Sun Ra And His Arkestra – Super-Sonic Jazz (clear vinyl) – VINYL LP


EAN : 0634438924098
Release 2021
numbered copies
Fisrt press : 1957

1 in stock


Recorded in 1956, but released in 1957, Supersonic Jazz is arguably the first long-playing album by Sun Ra and His Arkestra on his Saturn label. However, it was not recorded as a debut. Rather, the album was assembled from tapes recorded during a number of sessions at two Chicago studios (RCA Victor and Balkan), and several tracks had been released as singles before their inclusion on this album. (Sunny’s first fully realized commercial album was 1957’s Jazz by Sun Ra, produced by Tom Wilson for the soon-defunct Transition label.)

Before these sessions, Sunny was still arranging for the Red Saunders Orchestra and singer Joe Williams, in addition to arranging for and coaching doo-wop ensembles. As Sunny’s ambitions achieved liftoff, the Arkestra coalesced, began building a repertoire (mostly of the leader’s originals), and made forays into studios. Deciding it was time for commercial releases, Sunny and business partner Alton Abraham launched Saturn (sometimes called El Saturn) as a record company in 1956.

As a first offering, Supersonic Jazz is a pinnacle Sun Ra release. While reflecting many prevailing bebop, Latin, and R&B conventions of the mid-1950s, it’s evident that Sun Ra’s musical voice and vision were starting to propel him away from the jazz mainstream. Biographer John Szwed finds on these recordings “characteristics which seemed alien to swing, bebop, or the new, more soulful and hard-edged music which was coming to be called hard bop.”

“India,” “Sunology,” and “Portrait Of The Living Sky” delve into the mystic rhythms of an ancient Egyptian style. Jim Herndon and his tympani add a unique flair to the arrangements alongside other Arkestra members doubling on percussion. There are, in fact, a number of flavors on the album that seek an East-meets-West fusion, a virtual “Ancient Exotica.”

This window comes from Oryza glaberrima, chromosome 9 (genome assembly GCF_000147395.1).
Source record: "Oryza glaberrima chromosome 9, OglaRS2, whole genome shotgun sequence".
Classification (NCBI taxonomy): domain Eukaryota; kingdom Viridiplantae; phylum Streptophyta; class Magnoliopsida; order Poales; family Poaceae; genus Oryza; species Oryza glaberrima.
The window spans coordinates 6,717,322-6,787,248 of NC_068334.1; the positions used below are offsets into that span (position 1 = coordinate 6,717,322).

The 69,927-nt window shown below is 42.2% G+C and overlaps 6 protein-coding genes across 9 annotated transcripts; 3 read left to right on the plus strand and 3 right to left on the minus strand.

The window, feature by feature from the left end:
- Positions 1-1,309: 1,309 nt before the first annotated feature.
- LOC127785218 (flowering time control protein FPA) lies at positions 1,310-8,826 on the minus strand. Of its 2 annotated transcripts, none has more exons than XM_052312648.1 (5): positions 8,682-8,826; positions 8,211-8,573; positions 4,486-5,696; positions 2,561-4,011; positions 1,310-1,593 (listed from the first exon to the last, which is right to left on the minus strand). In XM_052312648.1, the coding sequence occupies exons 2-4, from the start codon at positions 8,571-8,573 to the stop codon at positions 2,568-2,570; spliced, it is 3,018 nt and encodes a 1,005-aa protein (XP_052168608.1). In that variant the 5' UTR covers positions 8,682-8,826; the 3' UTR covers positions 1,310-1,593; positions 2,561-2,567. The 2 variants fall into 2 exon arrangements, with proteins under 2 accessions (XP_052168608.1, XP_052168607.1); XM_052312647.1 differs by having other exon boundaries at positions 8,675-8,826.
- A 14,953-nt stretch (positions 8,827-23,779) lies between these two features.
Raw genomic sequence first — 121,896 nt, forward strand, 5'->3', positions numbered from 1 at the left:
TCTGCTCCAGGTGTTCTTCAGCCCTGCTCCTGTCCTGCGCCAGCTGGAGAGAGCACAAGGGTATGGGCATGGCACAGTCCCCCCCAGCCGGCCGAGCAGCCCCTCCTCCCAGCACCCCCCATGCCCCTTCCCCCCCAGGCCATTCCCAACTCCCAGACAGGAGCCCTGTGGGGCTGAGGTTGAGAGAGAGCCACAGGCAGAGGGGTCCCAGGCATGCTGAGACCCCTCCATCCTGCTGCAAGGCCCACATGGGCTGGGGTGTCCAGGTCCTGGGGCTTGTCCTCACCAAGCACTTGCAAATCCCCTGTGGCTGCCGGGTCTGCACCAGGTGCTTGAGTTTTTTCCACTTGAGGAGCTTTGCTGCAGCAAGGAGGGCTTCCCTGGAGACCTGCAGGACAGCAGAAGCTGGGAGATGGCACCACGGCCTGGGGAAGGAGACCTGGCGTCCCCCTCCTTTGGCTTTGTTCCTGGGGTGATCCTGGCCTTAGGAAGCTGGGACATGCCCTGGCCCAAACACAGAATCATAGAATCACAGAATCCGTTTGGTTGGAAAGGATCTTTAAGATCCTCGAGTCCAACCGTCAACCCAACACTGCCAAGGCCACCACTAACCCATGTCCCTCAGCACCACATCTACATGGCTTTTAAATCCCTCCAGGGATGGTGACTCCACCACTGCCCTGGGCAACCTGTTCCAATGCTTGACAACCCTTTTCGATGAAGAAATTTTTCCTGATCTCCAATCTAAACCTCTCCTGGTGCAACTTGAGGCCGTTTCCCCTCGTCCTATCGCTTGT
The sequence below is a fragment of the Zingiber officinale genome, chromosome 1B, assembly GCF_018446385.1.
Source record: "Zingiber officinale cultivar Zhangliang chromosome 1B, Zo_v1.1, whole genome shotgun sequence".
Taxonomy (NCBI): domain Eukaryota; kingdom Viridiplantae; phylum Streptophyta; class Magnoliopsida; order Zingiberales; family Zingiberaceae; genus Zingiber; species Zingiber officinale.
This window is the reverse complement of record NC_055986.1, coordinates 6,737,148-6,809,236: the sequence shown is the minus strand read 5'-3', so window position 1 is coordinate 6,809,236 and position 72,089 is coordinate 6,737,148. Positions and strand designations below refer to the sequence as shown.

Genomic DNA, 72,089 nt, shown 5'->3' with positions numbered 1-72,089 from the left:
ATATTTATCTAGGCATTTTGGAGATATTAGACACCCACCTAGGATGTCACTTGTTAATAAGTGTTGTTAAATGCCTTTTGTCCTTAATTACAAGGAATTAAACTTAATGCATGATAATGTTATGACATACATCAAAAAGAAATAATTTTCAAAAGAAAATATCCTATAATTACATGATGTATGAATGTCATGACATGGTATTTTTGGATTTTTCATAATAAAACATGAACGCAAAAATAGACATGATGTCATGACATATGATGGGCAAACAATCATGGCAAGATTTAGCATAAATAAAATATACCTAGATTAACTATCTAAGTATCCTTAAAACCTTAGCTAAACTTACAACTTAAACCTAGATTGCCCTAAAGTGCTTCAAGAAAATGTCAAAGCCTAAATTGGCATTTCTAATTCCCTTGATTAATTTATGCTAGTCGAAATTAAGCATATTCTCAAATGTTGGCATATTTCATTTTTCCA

Some titles such as “Portrait of the Living Sky” and “Kingdom of Not” appear on Supersonic Jazz and nowhere else; they do not recur in the massive Ra discography of studio, club, and concert recordings.

“Advice To Medics,” which sounds like a living room recording, was captured during a 1957 rehearsal with vocalist Clyde Williams (who is not heard on the track). Some Ra scholars have speculated that the recording was reproduced at the wrong speed—recorded at 3¾ IPS, but played back at 7½ IPS. “Blues At Midnight,” the first recorded rendition of this timeless Ra standard (a longer version appears on Jazz in Silhouette) allows the band, who were the cream of Chicago’s bebop stalwarts, a chance to stretch out.

– I.C.

Tracklilsting :

A1 India
A2 Sunology
A3 Advice To Medics
A4 Super Blonde
A5 Soft Talk
A6 Sunology – Part 2
B1 Kingdom Of Not
B2 Portrait Of The Living Sky
B3 Blues At Midnight
B4 El Is A Sound Of Joy
B5 Springtime In Chicago
B6 Medicine For A Nightmare

Additional information
Weight 250 g




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